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Tesla's Solar Roof V3 is here, but will you want one for your house?

How does Elon's techno-roof compare with more traditional roofing systems in cost and durability?

Tesla is targeting the pricing of its solar roof system to be competitive with the cost of a new conventional roof plus solar panels.

Tesla

Hot on the heels of its Tesla's Q3 earnings call, the company held another, more media-focused call on Friday to talk about the commercial launch of its Tesla Solar Roof product.

In case you've been living under a rock, Tesla's solar roof is essentially a roofing tile system that looks similar to traditional roofing systems but has solar cells embedded within it. The system links all of the tiles together and can power your house via a Tesla Powerwall.

This version -- the company's third -- is already available to consumers through Tesla's website. It's targeted at people who need a new roof, whether that's due to their old one wearing out, damage or new construction, and aims to be competitive in cost with a traditional roof plus the cost of conventional solar panels.

Tesla's solar roof is being built at the company's Gigafactory 2 in Buffalo, New York -- a facility that has only relatively recently sprung back into life after being slowed significantly by the brand's Model 3 production needs for battery cells and packs.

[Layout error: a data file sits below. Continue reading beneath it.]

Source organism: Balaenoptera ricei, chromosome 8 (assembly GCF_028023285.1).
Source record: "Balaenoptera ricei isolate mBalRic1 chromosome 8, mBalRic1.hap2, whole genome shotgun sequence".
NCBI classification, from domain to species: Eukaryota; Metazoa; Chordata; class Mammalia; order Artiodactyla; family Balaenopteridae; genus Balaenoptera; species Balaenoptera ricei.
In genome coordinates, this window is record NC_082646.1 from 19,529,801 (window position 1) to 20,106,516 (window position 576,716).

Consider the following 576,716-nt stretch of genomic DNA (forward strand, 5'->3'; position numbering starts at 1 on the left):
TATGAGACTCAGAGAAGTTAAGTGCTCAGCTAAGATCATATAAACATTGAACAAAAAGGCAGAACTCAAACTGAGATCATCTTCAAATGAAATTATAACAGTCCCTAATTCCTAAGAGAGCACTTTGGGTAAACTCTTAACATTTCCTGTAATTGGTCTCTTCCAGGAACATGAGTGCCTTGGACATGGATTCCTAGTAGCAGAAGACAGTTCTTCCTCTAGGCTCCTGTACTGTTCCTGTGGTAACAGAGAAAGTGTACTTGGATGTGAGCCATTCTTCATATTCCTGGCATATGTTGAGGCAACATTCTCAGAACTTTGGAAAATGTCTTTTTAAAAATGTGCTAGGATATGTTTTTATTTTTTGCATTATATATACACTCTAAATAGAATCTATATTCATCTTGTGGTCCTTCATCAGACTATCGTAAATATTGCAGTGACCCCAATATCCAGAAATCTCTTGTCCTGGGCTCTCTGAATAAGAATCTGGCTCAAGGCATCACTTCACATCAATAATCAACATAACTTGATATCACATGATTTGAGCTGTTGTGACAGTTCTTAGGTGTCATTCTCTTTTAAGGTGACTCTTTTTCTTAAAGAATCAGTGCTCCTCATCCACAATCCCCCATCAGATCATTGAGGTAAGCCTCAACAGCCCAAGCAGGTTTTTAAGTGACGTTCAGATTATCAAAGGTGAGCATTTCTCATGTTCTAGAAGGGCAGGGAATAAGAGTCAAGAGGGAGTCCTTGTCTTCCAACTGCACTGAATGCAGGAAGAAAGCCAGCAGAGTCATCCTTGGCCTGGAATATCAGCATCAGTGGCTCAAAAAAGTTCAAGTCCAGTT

Tesla CEO Elon Musk argued that for people who have 10 years of life or more in their current roof, a more traditional solar panel setup would make more sense.

The Tesla Solar Roof carries a 25-year warranty, very similar to legacy roofing systems, and the company plans to offer the system to traditional roofing companies as part of a "Tesla certified installer" program. This takes some of the onus off of Tesla to manage the entire process as it has with its automobile program, and should also help keep costs down.

When it comes to installation, the solar roof system is meant to take no more time to install than any other tile roof, with the goal being to finish an entire roof installation on an average-size American home in approximately 8 hours.

"You leave your home for work for the day, and by the time you get back, you have solar power," Musk said during the call.

Tesla was careful to note that the tiles themselves were not quite as efficient at converting sunlight to electricity as a traditional panel, but because the area of coverage on a roof is much greater, the tiles end up being more efficient as a whole.

Presently, the tiles are available in a single, dark asphaltlike colorway, but Musk plans to expand the technology to mimic other styles of roofing like clay tile roofs and French slate roofs.

Given the product's long and (compared with the Model 3 at least) relatively private gestation period, we can only hope that the panel fit for the Tesla Solar Roof is a little tighter than it has been on some Tesla vehicles.

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